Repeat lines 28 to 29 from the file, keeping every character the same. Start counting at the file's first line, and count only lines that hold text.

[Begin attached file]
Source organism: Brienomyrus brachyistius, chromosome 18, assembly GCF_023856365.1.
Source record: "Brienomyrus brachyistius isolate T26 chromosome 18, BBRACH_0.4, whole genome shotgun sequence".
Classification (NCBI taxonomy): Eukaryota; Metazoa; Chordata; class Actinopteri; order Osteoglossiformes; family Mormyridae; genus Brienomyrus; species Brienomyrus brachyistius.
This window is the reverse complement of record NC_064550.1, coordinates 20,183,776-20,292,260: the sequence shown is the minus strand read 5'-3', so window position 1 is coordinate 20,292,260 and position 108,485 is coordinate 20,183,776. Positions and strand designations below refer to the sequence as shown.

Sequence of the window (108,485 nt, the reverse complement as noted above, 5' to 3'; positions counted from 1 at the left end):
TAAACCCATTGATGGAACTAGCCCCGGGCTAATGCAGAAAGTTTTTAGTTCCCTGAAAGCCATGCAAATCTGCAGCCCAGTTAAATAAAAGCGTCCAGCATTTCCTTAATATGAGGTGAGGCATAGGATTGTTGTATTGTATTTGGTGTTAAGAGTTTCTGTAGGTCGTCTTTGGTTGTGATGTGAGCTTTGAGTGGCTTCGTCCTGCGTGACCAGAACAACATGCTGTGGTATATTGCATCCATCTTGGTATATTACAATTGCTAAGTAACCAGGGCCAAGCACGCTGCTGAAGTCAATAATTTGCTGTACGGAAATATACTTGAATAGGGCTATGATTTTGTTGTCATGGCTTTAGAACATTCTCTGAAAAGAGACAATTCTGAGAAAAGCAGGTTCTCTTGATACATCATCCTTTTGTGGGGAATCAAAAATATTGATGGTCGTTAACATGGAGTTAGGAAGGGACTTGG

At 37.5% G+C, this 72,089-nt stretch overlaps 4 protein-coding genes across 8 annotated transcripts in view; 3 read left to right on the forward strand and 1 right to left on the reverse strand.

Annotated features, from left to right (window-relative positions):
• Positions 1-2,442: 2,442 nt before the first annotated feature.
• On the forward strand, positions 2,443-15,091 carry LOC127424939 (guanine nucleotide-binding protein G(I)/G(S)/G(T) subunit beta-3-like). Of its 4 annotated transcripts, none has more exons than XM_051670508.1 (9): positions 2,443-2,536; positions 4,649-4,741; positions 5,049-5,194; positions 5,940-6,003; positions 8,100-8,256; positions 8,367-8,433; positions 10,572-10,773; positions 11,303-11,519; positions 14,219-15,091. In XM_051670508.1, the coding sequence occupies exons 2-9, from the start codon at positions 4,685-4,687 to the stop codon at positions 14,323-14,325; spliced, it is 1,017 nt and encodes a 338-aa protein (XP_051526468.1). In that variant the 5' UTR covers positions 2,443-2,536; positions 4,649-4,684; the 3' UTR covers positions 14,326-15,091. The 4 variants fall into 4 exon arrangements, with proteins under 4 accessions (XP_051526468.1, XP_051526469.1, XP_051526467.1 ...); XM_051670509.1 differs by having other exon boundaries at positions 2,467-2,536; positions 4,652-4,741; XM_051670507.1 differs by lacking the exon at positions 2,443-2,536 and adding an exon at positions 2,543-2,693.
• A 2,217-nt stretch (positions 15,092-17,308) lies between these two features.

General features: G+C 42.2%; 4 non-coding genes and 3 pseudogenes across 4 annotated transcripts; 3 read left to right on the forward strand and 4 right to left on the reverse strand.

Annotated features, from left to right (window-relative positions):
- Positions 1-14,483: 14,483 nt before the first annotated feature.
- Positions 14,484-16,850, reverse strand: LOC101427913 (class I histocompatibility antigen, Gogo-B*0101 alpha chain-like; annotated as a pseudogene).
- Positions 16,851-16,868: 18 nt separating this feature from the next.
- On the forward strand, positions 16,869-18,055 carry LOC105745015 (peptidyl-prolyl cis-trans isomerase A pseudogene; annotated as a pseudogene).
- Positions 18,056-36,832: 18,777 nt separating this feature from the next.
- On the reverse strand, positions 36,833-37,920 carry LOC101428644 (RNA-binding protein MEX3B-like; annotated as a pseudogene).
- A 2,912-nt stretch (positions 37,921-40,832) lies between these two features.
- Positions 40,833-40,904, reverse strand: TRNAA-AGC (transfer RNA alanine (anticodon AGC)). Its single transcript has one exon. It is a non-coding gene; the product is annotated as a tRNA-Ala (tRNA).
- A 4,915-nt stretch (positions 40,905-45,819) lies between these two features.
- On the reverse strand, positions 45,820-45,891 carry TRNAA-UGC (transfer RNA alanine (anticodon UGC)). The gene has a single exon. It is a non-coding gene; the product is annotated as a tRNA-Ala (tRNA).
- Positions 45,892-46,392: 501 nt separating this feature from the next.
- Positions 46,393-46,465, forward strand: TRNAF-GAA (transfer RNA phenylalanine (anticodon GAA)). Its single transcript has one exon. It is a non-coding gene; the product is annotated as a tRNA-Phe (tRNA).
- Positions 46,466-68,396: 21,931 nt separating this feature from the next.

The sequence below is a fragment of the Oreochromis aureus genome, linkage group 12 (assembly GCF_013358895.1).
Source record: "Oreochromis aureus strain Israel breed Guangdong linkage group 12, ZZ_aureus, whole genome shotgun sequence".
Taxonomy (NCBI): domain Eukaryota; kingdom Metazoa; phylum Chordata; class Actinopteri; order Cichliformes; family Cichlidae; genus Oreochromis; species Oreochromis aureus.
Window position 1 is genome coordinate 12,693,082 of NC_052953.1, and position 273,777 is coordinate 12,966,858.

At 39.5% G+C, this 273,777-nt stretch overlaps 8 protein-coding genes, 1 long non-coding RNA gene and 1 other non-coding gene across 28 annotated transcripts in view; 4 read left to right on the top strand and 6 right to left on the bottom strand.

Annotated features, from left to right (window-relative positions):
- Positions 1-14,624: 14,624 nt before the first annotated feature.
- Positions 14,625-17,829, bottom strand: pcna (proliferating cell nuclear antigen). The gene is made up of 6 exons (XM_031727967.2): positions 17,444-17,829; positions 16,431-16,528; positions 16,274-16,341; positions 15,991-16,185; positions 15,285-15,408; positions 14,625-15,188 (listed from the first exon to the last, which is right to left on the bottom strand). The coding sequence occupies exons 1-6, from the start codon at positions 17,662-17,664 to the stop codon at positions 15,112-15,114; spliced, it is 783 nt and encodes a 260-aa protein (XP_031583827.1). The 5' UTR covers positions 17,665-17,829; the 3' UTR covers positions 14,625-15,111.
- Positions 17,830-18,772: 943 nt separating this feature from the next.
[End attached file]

Source record: "Oreochromis aureus strain Israel breed Guangdong linkage group 12, ZZ_aureus, whole genome shotgun sequence".
Taxonomy (NCBI): domain Eukaryota; kingdom Metazoa; phylum Chordata; class Actinopteri; order Cichliformes; family Cichlidae; genus Oreochromis; species Oreochromis aureus.